We walk and run with earphones without paying attention to what’s happening around us;
We often check social media on our smartphones, even when we’re with friends;
We travel across the globe to stay in the bedroom of someone we’ve never met before;
We take tons of pictures of ourselves and send them to our friends and even strangers.
Doing these things may have looked crazy to our ancestors, yet even they shared similar behaviours… Humans have always liked listening to music, connecting with one-another, traveling to new places, and showing off.
Sharing constructive feedback gives you this ability to guide your team members and help them learn and grow.
Unfortunately, we never learn how to give feedback. We assume that it is intuitive; and that you should naturally master this skill.
But in practice, giving feedback feels uncomfortable.
We even often avoid doing it…
[In these reflections, I focus on “individual feedback” given to a team member (e.g. superior, peer, or subordinate). This excludes traditional employee review, team performance check-in, and managing yourself with feedback analysis.]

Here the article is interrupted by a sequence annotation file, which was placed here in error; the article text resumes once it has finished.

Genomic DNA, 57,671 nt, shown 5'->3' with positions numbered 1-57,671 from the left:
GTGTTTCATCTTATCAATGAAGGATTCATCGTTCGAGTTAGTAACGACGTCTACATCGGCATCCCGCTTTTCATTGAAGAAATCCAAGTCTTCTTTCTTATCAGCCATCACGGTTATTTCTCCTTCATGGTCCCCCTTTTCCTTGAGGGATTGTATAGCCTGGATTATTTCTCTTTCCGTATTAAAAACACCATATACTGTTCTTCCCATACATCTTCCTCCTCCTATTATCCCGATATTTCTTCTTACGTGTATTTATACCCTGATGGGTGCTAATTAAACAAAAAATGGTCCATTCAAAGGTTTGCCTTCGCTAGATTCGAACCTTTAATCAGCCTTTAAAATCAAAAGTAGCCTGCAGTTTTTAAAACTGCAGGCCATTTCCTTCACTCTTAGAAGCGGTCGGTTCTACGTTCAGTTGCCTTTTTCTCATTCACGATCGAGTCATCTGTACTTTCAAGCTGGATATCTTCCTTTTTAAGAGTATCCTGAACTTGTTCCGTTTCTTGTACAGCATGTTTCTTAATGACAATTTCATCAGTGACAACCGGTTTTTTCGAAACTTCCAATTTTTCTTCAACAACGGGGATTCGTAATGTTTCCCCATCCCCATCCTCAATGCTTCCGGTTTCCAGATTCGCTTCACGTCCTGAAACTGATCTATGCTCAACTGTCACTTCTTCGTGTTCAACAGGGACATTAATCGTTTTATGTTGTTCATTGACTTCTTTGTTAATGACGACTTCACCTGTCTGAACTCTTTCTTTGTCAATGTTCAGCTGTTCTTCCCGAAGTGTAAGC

Your product is ready. But sales aren’t taking off as you expected.
This is a sign you might have missed the discovery phase and jumped too quickly to the scaling phase.
In such a scenario, the business tried everything:
They built a sales team. They spent their marketing budget in advertising. They hired consultants. They spoke at conferences. They reached out to all their contacts. But still the market doesn’t buy it…
Here’s the common mistake:
Trying to scale too fast… If you’re wrong about what people want, they may try your product once, but don’t count on keeping them as loyal customers.
There’s something that the most successful brands do well:
They leverage existing beliefs to tell stories.
That’s because a person’s way of viewing the world is a major indicator of the decisions they make and the types of stories that resonate with them.
(Some call these beliefs “mindset”. In Positioning, Al Ries used the term “customers’ minds”. In All Marketers Are Liars, Seth Godin used the term “worldview” that I like the most, as the word is self-explanatory.)
As a marketer or innovator, using worldviews to look at your market helps you understand whatstories resonate with your target customers, what products and services they consider buying, and why.